This sounds like an exciting and strategic move to be considering. Congrats on building up 5 different companies in one industry. I can appreciate how multiple businesses can stretch resources and make the team potentially feel like they're being pulled in often competing directions.

As a business strategist, finding efficient, cost-effective synergies amongst companies to maximize growth is something I help clients achieve. So if you do a search here at Clarity or on Linkedin for someone like me who has "Growth Strategies Expert" or "Business Strategist" in their profile, you should come up with a good list of qualified people to call on. An initial consultation with a shortlist of these people will give you a good feel for who can deliver what you need. I'm happy to have a call with you and share my approach.

I read something recently that really resonated with me (if I could think of the book I'd give due credit to the author... will update this answer when it comes to me). Basically, forget about work life balance. It's an impossible goal, whether you're an entrepreneur or not, and just sets you up to feel like you're constantly failing either yourself, your business or your loved ones.

Instead, strive for harmony as you pursue entrepreneurship. Not balance...not perfection... just an acceptance that you can do and have everything you want, but when you're focussed on one thing, you can't be focussed elsewhere.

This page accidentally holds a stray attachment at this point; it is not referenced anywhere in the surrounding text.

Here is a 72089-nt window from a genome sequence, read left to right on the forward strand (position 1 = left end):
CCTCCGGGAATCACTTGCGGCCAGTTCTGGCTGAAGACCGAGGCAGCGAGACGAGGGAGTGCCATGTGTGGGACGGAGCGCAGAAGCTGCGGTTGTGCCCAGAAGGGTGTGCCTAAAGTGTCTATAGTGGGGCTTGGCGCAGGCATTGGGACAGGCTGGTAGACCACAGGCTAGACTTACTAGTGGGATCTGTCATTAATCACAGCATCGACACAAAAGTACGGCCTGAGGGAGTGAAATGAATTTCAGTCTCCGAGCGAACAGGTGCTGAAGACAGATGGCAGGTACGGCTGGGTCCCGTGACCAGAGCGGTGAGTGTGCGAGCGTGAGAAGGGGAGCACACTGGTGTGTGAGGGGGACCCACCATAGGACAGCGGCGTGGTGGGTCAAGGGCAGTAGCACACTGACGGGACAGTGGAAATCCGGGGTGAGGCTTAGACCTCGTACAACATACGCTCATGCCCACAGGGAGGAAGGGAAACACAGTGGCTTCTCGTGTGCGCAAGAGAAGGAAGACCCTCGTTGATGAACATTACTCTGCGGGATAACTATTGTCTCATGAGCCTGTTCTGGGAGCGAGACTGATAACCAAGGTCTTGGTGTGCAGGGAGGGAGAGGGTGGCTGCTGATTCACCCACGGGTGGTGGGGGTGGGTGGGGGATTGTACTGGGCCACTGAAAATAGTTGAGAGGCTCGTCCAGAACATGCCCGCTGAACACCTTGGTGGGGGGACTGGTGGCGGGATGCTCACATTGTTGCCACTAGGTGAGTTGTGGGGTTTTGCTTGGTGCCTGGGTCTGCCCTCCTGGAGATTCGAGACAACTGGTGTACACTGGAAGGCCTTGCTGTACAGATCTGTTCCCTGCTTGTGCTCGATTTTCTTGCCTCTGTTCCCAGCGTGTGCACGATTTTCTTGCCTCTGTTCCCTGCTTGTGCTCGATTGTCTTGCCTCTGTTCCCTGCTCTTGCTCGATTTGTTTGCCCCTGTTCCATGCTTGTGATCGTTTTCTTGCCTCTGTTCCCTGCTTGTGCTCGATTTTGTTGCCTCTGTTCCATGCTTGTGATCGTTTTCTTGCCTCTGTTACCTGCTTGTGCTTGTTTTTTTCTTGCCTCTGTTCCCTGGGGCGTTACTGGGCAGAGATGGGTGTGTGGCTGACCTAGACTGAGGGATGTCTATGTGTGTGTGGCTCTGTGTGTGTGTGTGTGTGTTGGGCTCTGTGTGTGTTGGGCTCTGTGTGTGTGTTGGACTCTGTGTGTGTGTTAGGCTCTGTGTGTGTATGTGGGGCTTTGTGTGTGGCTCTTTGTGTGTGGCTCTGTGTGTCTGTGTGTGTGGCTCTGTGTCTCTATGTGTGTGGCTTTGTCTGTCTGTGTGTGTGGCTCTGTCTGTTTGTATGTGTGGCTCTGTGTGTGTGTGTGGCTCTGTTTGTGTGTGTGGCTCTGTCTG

Harmony is about achieving agreement and is synonymous with cooperation and understanding. With the right communication and compromises along the way, you can pursue your entrepreneurial interests with the support of your loved ones, without anyone feeling like they're being put on the sidelines.

Yes, entrepreneurship will challenge you and push you to the limits mentally and emotionally. It will test your capabilities more than many jobs will ever do. And everything rests on your shoulders. But that's what's so great about it. You discover what you're made of. And you'll amaze yourself with the discovery of what you're made of each and every time. I'll take entrepreneurship over a JOB any day.

I'm happy to hop on a call if you want to discuss your ideas and get clarity on some great paths you could be taking to achieve the level of success you want in your life.

Your question immediately caught my eye because of my background in surveys and research. I'm curious to know what's holding you back? Do you feel that you haven't done sufficient surveying and research and are therefore over-analyzing data with gaps in it?